But, again, we caution all of you that we are waiting to see what the final results might be.
Q There were a number of other ballot initiatives on the ballot here in Arkansas, including a ballot initiative involving gambling in Hot Springs. I was wondering how the President voted on that.
MR. MCCURRY: I'm not familiar with the ballot here; I did not question the President about how he voted on those issues. He refrained during the course of the campaign from taking public positions on many local ballot initiatives around the country. I'm not aware that -- I'm not aware that he took any public position on those Arkansas issues, so I'll choose to make his votes on those issues private at the point. But I will check with him and see if he had any interest in expressing a preference on those items.
Q Mike, you're quoted in some articles about the Riady story. I guess the facts of it are pretty much correct, but do you have a final number of meetings? And again, how justified is it that he should be discussing his personal trade issues and U.S. policy?
MR. MCCURRY: I do not have a final number because I've encouraged -- I've been working with a number of reporters from many of your news organizations on these stories. It is --the number is not as significant as the sequence and the grouping of the numbers. And those who are working on the story, I think, have reflected that in some of the reporting that they've done. But there are a series of meetings. The meetings, as best we can determine from looking at reconstructing what happened, were on matters that they would have every right to raise in conversations they had with the various people they saw at the White House.
Q So you're saying that what he was talking about, which might concern his own business --
MR. MCCURRY: No, I'm not -- I did not suggest and don't believe I suggested in any of those reports that he discussed his own personal business ventures. As I said in several places, he described more -- as business executives the President meets with often do -- the importance of remaining fully engaged with Asia as the United States develops trade relations with these emerging economies.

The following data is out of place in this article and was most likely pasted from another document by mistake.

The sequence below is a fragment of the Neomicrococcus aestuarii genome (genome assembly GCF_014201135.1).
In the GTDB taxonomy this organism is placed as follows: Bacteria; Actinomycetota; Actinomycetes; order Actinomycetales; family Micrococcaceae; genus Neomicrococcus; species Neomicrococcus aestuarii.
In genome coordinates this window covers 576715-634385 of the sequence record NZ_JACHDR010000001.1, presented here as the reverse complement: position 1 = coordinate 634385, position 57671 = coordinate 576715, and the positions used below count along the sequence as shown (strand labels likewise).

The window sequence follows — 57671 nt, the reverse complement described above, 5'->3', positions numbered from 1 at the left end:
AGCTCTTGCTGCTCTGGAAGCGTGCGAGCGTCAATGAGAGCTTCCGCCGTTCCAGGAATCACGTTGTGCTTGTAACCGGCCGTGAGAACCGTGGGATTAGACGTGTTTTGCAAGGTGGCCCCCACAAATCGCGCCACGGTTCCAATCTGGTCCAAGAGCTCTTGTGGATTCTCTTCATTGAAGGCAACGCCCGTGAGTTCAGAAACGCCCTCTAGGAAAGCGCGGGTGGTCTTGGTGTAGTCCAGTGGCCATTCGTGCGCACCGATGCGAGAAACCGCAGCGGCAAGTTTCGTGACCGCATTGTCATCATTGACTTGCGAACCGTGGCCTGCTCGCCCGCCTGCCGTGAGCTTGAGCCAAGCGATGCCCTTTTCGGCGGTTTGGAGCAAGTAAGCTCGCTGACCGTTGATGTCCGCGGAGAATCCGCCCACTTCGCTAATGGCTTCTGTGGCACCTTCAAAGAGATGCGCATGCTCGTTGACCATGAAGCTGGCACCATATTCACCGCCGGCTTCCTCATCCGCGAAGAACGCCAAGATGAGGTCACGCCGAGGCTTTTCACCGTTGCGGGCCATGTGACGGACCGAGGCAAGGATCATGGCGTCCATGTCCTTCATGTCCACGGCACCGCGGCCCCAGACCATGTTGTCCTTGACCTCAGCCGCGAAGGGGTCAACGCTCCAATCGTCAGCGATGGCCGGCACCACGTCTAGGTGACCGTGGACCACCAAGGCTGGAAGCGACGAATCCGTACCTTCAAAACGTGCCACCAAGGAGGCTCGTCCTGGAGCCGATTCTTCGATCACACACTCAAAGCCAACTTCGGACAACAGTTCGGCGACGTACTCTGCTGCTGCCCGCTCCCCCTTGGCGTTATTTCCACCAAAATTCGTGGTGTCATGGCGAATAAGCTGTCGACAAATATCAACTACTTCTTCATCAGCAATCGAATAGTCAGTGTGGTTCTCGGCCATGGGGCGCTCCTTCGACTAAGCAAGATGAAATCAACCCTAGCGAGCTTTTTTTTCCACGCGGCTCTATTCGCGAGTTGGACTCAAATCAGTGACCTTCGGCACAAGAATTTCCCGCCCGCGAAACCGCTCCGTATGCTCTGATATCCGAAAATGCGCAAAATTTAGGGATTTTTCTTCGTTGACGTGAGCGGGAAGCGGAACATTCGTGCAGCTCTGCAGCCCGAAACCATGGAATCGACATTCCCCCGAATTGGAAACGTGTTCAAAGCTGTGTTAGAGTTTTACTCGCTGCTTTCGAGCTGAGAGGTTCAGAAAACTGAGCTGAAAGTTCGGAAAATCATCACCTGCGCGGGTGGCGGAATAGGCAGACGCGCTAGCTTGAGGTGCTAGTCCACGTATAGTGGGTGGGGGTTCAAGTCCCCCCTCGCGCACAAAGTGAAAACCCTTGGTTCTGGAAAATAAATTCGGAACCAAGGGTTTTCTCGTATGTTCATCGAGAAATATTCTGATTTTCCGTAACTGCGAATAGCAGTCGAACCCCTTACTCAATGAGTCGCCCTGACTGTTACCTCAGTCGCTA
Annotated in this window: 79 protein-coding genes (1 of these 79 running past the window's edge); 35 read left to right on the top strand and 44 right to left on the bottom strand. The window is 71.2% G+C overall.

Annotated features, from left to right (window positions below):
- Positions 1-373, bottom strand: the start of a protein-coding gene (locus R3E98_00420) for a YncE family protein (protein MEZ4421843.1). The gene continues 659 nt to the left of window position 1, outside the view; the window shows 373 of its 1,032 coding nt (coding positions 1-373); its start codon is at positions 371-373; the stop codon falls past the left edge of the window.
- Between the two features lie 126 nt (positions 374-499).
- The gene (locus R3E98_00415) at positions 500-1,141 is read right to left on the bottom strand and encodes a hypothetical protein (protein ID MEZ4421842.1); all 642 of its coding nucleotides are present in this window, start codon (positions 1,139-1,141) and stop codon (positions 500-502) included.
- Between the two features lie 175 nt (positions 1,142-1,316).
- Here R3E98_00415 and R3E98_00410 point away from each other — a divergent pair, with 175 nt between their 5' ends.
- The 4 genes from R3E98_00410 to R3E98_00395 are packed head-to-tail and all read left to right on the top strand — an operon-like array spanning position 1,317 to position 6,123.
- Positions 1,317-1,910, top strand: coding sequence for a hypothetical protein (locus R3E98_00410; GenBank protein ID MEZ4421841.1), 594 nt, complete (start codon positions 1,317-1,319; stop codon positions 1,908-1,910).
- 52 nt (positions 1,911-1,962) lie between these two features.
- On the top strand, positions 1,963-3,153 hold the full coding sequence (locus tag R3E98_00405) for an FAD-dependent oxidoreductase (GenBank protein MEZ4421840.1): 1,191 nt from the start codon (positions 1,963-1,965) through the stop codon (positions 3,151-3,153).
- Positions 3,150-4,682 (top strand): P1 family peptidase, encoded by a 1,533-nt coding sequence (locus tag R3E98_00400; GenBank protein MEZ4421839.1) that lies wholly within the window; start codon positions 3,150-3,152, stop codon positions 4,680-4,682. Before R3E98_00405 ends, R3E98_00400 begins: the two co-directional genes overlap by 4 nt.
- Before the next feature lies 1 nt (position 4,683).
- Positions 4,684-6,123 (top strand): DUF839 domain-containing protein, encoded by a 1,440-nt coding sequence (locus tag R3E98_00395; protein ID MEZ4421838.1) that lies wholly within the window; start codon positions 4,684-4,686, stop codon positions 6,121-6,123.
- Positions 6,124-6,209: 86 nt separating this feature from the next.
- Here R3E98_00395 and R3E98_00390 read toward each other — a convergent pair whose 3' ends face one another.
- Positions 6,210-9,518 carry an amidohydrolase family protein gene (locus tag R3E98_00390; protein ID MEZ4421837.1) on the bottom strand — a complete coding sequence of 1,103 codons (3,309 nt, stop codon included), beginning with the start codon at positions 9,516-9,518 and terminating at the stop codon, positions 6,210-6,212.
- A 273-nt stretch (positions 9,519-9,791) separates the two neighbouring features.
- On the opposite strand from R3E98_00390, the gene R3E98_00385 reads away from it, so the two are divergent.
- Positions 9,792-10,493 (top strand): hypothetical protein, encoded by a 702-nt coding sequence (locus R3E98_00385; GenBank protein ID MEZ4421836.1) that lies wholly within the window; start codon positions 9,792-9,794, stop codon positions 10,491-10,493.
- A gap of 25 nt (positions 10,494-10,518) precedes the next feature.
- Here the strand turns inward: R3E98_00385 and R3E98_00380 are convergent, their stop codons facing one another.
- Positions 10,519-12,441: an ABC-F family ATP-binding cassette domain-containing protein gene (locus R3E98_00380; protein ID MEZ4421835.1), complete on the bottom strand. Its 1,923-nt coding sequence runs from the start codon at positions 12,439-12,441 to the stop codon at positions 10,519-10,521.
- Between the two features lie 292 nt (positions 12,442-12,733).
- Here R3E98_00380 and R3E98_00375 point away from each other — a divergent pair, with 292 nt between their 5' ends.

Their conversations tend to be -- they were short. They were one a 15-minute conversation, one a 20-minute conversation -- opportunities to say hello, to visit for a bit. And it was a very general discussion about you're doing the right thing in continuing to be engaged in policies related to the trade and economic issues in the Pacific Rim. Obviously, that would include China and the questions -- include some issues related to Indonesia because Riady obviously had a personal interest in developments in Indonesia.
All right? What should we do here. Do you guys need anything more out of here tonight? I don't know why, because there's not going to be a lot to say. Because we are planning -- I think we're going to be shifting our focus up over to the hotel and the State Capitol.
Q Where is it that campaign officials are receiving these results? Is there a little war room somewhere?
MR. MCCURRY: Doe's Eat Place is where -- Doe's Eat Place is where we just received some of it.
The headquarters in Washington is really doing most of the work on assembling data from around the country, getting the reports from our coordinated campaign directors, looking at our work to get out the vote. Remember, we've got a massive get out the vote effort that is underway right now. We are essentially down here staying out of the way of that. But that's being coordinated and driven by a lot of our political team that is running the headquarters in Washington.
They're feeding reports in down here, so we are not managing the campaign right now from here in Little Rock. That's being done by those who are driving the get out the vote effort who are based in Washington. We're getting reports coming in and feeding stuff in from time to time. But the President, frankly, has been more interested in seeing his friends and seeing his family today than in getting a lot of the entrails of the information that's floating around.
Q Where are the campaign and White House people here who are getting this information? Is there a sort of --
MR. MCCURRY: I mean, they're -- it's like, you know, most Doe's Eat Place -- most of us were over just having a steak. A bunch of people were going to go visit friends this afternoon. I think some folks were going to go up to Hot Springs. I mean, we're just basically trying to kick back a little bit because we'll have a long night, we suspect.
Q Mike, when it does come to the end of the night are you going to do any wrap on details or what the President did behind the scenes, or anything like that?
MR. MCCURRY: No, we'll try to put out some kind of schedule on the day. And then what do we have? Do we have like a -- for transcript purposes, by the way, this has gone on way too long, so the stenos can knock off at this point. Why don't we feed the pool.
THE PRESS: Thank you.
END 3:25 P.M. CST